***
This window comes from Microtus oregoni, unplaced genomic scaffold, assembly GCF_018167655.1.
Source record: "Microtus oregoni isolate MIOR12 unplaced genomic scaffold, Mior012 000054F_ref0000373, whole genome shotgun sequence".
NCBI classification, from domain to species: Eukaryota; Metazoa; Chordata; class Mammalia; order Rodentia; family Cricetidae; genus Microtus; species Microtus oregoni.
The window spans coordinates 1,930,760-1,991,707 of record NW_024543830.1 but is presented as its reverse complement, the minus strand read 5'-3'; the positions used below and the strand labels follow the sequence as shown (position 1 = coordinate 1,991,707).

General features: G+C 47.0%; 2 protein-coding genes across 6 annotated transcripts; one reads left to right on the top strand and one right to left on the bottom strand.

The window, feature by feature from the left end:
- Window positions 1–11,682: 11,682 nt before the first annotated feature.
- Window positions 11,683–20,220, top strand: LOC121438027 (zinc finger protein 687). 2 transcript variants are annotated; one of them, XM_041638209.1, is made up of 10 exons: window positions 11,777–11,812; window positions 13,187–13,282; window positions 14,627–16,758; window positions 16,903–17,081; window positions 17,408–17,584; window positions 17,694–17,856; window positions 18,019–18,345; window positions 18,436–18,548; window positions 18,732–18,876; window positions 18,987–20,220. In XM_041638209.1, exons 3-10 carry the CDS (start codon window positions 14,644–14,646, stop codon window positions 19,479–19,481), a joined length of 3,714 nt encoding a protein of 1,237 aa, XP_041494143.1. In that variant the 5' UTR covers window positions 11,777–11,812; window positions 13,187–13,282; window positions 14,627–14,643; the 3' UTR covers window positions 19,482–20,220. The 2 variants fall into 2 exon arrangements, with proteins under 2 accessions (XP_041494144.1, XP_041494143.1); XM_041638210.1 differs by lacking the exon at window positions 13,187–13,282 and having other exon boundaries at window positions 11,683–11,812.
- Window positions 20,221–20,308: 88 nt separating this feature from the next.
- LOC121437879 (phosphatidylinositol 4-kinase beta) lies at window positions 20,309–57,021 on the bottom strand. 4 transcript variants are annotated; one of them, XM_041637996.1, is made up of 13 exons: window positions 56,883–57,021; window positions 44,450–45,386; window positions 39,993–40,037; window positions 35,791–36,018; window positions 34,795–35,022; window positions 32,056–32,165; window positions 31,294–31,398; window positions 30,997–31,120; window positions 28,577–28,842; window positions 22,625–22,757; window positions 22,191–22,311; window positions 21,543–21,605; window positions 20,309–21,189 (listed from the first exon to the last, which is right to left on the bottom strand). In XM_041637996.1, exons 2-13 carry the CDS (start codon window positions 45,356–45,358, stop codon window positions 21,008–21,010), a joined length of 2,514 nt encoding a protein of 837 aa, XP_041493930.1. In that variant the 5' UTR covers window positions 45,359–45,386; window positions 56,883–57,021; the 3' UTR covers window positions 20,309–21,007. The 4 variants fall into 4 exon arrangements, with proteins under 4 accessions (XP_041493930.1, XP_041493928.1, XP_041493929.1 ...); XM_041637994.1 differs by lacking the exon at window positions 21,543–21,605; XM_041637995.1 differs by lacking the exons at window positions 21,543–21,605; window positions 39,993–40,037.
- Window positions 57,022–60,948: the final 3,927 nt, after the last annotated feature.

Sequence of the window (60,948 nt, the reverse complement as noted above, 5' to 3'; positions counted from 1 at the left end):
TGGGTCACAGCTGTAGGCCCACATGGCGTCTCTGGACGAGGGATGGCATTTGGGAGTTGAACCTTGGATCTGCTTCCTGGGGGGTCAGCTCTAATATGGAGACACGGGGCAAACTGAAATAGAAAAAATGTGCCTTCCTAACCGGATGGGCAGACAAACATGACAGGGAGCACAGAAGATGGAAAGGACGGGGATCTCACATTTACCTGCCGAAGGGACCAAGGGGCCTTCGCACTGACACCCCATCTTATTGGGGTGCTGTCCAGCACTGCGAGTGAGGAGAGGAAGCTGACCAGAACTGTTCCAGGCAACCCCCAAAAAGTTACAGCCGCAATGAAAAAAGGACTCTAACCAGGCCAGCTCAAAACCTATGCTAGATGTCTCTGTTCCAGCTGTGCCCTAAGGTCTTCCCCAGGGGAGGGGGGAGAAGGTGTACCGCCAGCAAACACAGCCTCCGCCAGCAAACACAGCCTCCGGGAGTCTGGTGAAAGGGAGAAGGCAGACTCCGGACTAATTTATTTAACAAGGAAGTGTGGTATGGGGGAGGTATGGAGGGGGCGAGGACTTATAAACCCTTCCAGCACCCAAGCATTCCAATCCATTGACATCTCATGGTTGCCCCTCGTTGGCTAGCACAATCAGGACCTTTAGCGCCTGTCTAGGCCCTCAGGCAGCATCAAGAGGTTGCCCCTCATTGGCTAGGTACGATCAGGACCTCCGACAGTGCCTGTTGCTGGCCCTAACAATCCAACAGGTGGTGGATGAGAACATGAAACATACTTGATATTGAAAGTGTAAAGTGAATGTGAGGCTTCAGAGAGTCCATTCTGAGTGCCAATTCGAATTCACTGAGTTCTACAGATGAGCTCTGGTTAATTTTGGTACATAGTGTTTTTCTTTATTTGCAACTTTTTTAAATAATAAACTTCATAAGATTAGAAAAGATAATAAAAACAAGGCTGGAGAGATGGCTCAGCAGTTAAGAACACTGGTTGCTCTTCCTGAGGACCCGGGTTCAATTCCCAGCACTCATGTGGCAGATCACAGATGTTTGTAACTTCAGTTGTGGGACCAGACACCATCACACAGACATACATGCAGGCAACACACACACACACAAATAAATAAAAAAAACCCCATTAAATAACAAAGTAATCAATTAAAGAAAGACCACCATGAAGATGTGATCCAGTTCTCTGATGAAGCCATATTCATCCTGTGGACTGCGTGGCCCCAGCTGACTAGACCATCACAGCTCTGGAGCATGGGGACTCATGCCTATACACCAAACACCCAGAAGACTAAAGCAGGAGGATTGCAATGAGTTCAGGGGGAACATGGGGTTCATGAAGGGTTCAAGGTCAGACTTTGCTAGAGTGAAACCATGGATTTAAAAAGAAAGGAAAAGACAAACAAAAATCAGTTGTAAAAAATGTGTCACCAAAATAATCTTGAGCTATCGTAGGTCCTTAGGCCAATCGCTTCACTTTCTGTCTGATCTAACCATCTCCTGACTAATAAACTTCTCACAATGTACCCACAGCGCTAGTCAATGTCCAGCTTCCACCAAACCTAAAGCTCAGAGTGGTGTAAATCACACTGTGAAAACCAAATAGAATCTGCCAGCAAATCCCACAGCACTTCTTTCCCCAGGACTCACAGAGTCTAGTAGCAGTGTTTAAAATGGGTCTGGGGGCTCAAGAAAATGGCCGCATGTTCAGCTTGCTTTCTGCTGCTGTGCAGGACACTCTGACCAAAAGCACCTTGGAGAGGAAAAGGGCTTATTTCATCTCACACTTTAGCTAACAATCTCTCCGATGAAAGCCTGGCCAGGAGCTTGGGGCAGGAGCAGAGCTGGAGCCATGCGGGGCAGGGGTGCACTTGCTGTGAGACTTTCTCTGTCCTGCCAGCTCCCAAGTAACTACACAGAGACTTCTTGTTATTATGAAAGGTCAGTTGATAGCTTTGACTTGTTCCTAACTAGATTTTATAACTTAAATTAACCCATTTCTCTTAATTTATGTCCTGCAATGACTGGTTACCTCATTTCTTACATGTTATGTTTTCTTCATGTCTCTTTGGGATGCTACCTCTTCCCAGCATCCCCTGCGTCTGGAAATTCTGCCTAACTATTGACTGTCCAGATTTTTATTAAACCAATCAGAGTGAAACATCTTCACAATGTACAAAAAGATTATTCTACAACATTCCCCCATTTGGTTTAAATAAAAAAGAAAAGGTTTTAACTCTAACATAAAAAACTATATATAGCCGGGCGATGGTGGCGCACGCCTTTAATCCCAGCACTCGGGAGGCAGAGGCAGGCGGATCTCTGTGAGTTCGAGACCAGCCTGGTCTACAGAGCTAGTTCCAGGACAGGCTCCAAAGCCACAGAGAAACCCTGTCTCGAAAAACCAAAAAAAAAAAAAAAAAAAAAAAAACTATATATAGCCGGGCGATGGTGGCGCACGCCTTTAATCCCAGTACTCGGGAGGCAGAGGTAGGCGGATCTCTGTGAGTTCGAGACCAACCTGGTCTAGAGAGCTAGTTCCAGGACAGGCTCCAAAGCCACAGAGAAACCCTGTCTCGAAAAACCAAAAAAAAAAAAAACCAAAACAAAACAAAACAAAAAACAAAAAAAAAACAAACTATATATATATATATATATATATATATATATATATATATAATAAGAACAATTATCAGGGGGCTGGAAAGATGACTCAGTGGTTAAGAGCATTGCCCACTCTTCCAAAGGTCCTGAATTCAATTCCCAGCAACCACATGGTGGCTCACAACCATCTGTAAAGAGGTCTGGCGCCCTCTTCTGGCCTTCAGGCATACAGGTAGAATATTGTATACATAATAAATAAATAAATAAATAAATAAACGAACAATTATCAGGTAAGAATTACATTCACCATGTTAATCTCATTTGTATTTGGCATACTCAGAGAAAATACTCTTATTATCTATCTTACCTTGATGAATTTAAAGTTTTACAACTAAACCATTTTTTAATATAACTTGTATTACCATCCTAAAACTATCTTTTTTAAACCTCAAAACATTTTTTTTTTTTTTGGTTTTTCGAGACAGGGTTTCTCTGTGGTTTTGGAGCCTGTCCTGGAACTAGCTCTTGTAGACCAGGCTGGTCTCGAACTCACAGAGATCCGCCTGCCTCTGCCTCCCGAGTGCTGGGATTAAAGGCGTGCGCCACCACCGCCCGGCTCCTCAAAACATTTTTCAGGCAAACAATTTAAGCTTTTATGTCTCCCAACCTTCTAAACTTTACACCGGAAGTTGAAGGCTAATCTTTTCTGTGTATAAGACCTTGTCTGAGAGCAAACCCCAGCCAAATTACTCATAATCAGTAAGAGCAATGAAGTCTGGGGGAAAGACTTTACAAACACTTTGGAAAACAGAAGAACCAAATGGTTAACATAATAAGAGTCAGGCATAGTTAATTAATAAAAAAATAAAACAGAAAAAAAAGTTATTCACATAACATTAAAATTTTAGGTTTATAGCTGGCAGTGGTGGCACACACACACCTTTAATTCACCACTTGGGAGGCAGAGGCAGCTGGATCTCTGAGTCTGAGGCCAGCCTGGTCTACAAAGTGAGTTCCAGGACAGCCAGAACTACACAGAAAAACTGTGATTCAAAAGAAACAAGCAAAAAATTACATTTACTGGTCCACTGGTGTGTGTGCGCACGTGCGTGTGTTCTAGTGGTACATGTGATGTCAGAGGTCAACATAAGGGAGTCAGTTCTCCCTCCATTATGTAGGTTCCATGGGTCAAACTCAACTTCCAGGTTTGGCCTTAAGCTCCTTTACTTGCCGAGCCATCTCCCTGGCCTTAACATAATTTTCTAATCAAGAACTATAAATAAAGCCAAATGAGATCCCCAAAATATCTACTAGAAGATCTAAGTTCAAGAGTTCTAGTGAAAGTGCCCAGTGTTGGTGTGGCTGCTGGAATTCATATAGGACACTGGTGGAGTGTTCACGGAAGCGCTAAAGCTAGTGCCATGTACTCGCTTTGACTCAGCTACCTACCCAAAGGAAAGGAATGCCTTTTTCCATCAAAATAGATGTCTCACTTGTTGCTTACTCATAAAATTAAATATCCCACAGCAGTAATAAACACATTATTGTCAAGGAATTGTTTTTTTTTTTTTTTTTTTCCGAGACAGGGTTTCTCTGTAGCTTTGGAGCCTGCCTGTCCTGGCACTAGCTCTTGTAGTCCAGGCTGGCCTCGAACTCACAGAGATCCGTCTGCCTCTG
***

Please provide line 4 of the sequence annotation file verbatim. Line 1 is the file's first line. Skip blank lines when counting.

The window spans coordinates 1,930,760-1,991,707 of record NW_024543830.1 but is presented as its reverse complement, the minus strand read 5'-3'; the positions used below and the strand labels follow the sequence as shown (position 1 = coordinate 1,991,707).